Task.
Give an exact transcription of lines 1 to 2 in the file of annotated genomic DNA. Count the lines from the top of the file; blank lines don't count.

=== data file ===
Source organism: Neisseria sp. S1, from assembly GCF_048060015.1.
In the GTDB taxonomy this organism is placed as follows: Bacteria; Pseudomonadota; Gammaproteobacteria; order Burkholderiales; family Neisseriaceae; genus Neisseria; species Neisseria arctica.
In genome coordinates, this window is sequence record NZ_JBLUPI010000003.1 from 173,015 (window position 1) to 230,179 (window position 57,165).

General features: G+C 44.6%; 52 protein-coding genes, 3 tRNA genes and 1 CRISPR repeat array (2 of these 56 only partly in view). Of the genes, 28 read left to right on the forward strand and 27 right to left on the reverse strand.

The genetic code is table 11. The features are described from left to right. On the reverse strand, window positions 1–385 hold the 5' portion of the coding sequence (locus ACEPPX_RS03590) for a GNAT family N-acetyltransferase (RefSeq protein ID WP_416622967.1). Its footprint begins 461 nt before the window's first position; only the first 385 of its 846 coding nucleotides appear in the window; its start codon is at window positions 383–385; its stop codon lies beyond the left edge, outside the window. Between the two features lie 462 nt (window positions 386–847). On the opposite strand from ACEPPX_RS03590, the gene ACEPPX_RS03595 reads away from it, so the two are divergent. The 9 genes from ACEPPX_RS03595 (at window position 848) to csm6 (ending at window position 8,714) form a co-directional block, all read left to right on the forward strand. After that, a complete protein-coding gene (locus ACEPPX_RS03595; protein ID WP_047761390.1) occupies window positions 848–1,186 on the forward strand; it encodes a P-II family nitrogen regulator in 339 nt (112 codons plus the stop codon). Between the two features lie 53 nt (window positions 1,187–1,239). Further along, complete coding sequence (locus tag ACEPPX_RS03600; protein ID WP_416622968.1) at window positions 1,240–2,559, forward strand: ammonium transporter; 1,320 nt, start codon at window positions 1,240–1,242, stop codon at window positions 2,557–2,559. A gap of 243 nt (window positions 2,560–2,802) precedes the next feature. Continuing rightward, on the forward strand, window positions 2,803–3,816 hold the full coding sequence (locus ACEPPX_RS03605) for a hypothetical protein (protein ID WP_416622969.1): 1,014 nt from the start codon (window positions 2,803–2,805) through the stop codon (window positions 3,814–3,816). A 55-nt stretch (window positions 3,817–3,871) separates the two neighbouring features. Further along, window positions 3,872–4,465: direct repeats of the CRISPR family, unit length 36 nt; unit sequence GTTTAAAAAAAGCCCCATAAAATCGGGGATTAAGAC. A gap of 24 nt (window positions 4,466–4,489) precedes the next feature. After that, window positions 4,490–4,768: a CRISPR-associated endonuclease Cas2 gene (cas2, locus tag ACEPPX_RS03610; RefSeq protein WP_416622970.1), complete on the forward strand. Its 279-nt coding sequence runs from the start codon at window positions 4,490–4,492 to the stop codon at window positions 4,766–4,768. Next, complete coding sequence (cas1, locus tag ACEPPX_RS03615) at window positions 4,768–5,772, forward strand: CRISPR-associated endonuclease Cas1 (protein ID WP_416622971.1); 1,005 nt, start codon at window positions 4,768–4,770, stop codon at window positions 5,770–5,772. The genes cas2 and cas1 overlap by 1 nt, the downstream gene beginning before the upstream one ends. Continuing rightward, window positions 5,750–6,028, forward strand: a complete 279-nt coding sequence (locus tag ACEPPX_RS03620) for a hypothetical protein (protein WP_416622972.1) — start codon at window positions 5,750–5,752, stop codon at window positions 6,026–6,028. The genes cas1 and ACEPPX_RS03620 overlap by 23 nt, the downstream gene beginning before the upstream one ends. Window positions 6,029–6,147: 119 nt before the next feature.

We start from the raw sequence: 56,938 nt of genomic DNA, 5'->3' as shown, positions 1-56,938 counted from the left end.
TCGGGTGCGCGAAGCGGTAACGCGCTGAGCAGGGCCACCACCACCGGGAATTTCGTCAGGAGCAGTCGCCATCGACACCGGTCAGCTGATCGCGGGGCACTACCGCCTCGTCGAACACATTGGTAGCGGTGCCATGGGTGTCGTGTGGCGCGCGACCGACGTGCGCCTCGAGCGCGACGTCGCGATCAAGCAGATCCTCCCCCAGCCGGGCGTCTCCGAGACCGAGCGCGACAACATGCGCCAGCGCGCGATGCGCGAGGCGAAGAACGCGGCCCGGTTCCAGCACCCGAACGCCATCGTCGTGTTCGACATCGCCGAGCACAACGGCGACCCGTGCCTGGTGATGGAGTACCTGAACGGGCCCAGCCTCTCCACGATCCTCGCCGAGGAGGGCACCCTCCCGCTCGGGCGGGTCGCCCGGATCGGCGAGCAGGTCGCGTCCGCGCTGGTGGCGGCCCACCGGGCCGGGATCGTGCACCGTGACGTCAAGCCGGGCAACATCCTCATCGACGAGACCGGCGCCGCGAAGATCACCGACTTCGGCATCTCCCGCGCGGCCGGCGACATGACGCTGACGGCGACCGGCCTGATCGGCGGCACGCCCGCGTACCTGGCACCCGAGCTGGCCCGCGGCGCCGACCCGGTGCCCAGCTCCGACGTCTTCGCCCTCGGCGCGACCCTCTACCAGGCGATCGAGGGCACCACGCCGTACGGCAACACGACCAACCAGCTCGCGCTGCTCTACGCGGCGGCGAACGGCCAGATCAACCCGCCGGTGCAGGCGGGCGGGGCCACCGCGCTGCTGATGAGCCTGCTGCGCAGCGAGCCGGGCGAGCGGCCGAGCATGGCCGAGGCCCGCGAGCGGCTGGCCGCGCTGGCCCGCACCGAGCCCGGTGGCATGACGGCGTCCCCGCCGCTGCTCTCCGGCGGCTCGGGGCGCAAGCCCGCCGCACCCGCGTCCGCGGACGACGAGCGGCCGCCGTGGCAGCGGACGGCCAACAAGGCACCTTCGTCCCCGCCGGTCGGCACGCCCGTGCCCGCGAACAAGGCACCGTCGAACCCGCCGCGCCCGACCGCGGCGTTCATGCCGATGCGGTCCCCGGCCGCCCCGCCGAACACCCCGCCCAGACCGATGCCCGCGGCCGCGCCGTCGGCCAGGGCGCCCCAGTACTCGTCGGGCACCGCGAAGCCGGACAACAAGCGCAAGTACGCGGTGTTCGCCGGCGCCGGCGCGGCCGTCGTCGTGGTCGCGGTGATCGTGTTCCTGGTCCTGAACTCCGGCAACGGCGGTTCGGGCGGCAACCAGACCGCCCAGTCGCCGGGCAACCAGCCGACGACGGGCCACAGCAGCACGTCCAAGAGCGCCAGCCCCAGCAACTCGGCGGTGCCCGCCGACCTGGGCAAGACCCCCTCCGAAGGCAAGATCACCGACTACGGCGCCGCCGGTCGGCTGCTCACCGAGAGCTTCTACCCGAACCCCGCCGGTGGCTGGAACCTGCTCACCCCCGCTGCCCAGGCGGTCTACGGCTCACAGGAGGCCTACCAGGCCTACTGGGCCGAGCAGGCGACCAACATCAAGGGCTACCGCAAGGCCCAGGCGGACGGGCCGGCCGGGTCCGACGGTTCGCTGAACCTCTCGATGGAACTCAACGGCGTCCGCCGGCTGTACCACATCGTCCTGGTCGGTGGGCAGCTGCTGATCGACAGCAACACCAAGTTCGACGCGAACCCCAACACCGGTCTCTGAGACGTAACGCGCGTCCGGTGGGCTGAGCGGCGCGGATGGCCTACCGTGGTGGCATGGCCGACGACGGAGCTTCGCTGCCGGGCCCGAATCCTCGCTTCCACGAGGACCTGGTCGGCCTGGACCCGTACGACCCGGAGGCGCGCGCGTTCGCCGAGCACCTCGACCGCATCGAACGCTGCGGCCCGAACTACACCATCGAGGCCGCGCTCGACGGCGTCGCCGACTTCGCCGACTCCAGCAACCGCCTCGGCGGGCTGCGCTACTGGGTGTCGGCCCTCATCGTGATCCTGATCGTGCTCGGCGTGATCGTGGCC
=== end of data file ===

Source organism: Neisseria sp. S1, from assembly GCF_048060015.1.
In the GTDB taxonomy this organism is placed as follows: Bacteria; Pseudomonadota; Gammaproteobacteria; order Burkholderiales; family Neisseriaceae; genus Neisseria; species Neisseria arctica.